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Home »  Living Healthy »  Here's Another Reason To Lose Weight - Obesity Triggers Irregular Heartbeat In Men

Here's Another Reason To Lose Weight - Obesity Triggers Irregular Heartbeat In Men

Gentlemen, by being overweight and obese, you are increasing the risk of developing irregular heartbeats. Here's how.

Here's Another Reason To Lose Weight - Obesity Triggers Irregular Heartbeat In Men

Obesity spikes risk of irregular heartbeat in men

HIGHLIGHTS

  1. Obese men are more likely to develop irregular heartbeat at or after 50
  2. This is due to a high BMI (Body Mass Index) in as many as 31% men
  3. . All these factors together increased the risk of stroke by five times

Studies show that obese men are more likely to develop irregular heartbeat at or after 50 years of age, almost a decade before women are likely to develop the same. Finding of this research showed that men who are diagnosed with atrial fibrillation which is a condition of the upper chambers of the heart where the heart quivers instead of beating to move blood effectively. This happens around 50 years of age in men and at or after 60 in women.

Also read: World Obesity Day 2017: Top 5 Ayurvedic Home Remedies To Quickly Lose Weight

This rise is majorly attributed to a high BMI (Body Mass Index) in as many as 31% men as compared to only 18% women.

"We advise weight reduction for both men and women," a medical specialist at University Heart Center in Hamburg, Christina Magnussen said.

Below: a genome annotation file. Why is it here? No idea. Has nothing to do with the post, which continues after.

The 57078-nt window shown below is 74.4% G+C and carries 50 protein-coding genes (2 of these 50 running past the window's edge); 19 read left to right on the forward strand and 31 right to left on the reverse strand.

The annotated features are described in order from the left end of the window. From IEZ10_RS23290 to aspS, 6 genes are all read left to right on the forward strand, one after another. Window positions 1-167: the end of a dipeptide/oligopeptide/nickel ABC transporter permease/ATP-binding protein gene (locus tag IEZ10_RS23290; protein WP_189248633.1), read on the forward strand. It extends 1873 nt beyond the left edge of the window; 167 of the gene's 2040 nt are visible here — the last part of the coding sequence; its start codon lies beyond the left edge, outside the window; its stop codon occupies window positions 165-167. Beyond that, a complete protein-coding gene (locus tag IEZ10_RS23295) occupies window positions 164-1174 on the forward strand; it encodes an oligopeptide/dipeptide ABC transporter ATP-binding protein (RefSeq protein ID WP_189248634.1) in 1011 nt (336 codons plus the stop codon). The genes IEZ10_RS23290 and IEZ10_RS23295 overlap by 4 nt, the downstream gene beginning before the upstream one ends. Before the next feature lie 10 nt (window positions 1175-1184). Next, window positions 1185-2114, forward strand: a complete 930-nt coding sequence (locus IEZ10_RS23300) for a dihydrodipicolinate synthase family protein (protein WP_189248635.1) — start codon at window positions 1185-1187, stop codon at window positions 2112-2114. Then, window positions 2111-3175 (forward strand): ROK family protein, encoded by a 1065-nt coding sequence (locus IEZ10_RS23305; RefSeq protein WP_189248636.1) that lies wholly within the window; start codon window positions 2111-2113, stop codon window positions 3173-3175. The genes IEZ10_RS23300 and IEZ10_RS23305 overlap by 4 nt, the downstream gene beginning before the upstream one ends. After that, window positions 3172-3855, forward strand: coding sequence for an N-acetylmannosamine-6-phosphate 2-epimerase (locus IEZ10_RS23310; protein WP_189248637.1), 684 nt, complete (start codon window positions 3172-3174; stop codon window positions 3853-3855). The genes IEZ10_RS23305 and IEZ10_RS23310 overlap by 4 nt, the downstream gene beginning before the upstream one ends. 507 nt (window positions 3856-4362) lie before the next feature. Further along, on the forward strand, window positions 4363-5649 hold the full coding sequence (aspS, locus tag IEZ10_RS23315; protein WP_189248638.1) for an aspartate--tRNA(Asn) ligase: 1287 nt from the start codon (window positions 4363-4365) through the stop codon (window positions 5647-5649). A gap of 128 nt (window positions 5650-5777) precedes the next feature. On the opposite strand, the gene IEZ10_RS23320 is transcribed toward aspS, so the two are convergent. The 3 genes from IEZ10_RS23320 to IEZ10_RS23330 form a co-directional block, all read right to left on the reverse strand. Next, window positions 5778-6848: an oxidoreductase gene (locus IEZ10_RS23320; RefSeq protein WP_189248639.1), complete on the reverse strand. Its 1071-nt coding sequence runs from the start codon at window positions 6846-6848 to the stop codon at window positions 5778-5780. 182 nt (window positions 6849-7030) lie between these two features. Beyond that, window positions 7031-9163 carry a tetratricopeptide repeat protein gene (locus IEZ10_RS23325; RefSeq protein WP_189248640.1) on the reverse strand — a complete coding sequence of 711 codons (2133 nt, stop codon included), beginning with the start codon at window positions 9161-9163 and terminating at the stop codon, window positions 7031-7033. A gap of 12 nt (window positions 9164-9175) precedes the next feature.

"As elevated body mass index seems to be more detrimental for men, weight control seems to be essential, particularly in overweight and obese men," Magnussen added.

Also, increased levels of C-reactive protein in blood were known to increase the risk in men. All these factors together increased the risk of stroke by five times and tripled the chances of a person to die due to a heart condition as explained by the researchers. This was published in the journal named Circulation.

Also read: World Obesity Day 2017: Why Drinking Water Is Making You Fat

"It's crucial to better understand modifiable risk factors of atrial fibrillation," Magnussen said.

"If prevention strategies succeed in targeting these risk factors, we expect a noticeable decline in new-onset atrial fibrillation," he noted.

The research team reviewed the records of 79793 people aged from 24 to 97 who they followed for 28.2 years. By the age of 90, the condition was developed by 24% men and women. 



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